A tall perennial sedge, with terete hollow jointed culms, leafy to the top, the lower leaves reduced to sheaths. Spikes axillary, peduncled, simple or compound. Spikelets 2-ranked, linear, many-flowered, breaking up into i-fruited joints at maturity. Scales 2-ranked, carinate, conduplicate, decurrent on the joint below. Flowers perfect. Perianth of 6-9 retrorsely barbed bristles. Stamens 3. Styk 2-cleft at the summit, persistent as a linear-oblong beak on the summit of the achene. TName said to be from Dulcichimum, a Latin name for some sedge.] A monotypic genus.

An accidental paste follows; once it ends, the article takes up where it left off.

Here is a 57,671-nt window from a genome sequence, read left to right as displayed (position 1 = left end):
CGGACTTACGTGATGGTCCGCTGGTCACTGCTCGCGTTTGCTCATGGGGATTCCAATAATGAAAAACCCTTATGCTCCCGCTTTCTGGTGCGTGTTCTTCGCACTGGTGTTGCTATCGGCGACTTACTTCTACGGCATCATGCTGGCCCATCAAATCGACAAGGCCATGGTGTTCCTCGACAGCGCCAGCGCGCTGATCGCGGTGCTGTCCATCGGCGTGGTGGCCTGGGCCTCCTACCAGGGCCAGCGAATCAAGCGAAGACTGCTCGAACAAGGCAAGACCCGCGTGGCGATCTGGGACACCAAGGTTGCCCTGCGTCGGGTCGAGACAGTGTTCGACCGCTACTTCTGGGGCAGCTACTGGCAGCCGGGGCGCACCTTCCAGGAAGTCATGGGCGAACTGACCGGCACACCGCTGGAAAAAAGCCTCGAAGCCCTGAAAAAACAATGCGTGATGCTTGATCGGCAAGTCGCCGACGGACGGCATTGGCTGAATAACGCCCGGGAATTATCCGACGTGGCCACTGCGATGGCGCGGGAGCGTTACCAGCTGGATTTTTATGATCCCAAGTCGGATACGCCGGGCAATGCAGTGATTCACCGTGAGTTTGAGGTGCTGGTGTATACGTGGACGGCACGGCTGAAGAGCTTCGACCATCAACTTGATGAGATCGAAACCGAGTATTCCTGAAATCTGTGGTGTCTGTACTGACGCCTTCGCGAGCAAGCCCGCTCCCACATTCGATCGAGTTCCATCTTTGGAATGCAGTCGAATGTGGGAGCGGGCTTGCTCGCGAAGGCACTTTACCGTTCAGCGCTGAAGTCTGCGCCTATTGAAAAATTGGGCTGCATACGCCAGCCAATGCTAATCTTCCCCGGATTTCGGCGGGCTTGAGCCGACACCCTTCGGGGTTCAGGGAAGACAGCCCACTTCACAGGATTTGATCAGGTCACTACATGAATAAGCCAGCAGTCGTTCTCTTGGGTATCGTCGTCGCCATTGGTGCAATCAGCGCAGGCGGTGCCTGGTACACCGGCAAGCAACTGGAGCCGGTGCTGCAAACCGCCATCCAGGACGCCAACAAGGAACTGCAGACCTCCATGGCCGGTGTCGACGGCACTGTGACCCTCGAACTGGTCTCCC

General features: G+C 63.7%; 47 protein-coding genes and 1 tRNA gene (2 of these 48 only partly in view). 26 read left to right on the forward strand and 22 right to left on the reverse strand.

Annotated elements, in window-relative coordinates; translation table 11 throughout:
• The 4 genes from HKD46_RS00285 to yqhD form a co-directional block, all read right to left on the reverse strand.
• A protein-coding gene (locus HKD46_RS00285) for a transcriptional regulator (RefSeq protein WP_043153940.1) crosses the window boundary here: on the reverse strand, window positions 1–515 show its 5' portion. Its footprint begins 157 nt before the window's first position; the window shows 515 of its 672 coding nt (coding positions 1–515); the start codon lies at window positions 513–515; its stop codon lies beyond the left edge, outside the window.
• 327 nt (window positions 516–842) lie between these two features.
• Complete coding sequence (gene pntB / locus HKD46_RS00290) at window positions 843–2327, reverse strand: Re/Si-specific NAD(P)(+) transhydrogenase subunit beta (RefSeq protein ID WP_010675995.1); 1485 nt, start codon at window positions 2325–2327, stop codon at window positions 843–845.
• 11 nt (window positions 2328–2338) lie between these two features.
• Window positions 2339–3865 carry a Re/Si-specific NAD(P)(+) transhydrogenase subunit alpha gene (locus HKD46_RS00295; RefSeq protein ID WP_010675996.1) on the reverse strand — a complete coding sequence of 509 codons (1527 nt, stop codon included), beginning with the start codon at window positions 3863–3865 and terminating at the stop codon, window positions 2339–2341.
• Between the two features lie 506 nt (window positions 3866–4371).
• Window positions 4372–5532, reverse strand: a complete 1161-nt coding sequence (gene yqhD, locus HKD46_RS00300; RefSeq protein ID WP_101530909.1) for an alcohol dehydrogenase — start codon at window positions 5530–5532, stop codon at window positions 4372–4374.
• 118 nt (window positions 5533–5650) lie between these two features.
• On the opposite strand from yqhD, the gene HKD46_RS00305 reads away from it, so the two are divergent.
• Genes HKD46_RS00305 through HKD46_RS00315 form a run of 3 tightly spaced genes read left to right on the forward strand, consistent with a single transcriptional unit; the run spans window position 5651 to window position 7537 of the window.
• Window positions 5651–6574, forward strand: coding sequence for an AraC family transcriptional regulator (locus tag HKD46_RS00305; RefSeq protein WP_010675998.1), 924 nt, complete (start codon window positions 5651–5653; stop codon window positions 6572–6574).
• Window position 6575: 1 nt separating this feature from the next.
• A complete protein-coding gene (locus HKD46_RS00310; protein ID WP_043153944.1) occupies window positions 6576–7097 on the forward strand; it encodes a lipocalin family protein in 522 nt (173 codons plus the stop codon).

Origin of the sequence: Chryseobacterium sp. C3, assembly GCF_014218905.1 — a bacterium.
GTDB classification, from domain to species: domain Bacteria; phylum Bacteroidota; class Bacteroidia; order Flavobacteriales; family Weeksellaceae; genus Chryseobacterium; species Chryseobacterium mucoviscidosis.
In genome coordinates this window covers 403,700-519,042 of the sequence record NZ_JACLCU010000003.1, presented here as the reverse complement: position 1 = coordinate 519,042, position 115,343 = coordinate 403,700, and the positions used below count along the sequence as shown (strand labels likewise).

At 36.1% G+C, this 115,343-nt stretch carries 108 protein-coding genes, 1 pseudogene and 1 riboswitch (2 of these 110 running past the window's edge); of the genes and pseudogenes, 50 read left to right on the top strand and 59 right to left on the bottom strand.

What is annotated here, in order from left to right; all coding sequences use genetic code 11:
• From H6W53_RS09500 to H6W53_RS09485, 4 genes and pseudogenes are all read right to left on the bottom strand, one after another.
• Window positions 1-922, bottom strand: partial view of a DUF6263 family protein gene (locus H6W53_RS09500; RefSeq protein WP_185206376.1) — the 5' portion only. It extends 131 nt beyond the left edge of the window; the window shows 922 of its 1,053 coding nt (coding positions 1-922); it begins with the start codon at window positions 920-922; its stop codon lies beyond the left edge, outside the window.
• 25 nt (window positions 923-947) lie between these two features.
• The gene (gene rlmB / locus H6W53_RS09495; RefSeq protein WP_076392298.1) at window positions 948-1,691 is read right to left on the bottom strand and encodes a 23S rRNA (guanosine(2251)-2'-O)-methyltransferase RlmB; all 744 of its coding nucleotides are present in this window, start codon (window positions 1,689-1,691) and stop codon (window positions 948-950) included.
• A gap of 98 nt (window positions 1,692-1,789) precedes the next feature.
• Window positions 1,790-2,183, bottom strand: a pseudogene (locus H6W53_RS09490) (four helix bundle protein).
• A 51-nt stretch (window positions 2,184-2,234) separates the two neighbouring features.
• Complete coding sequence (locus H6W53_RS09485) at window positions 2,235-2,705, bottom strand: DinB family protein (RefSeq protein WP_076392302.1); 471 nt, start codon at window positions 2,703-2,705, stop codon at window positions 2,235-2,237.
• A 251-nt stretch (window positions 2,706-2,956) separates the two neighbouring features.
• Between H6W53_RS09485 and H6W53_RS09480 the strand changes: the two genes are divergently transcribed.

1. Dulichium Arundinaceum (L.) Britton. Dulichium

Fig. 838

Cyperus arundinaceus L. Sp. PI. 44. 1753. Cyperus spathaceus L. Syst. Ed. 12, 2: 735. 1767. Dulichium spathaceum Pers. Syn. 1: 65. 1805. Dulichium arundinaceum Britton, Bull. Torr. Club 21: 29. 1894.

Culm stout, 1°-3° tall, erect. Leaves numerous, 3-ranked, flat, 1 - 3' long, 2."-4" wide, spreading or ascending, the lower sheaths bladeless, brown toward their summits. Spikes shorter than or the uppermost exceeding the leaves; peduncles 2"-12" long; spikelets narrowly linear, spreading, 6"-12" long, about 1" wide, 6-12-flowered; scales lanceolate, acuminate, strongly several-nerved, appressed, brownish; bristles of the perianth rigid, longer than the achene; style long-exserted, persistent.

In wet places, Newfoundland to Ontario, Minnesota, Washington, Florida and Texas. Also in Costa Rica. Aug.-Oct.

1 Dulichium Arundinaceum L Britton Dulichium 838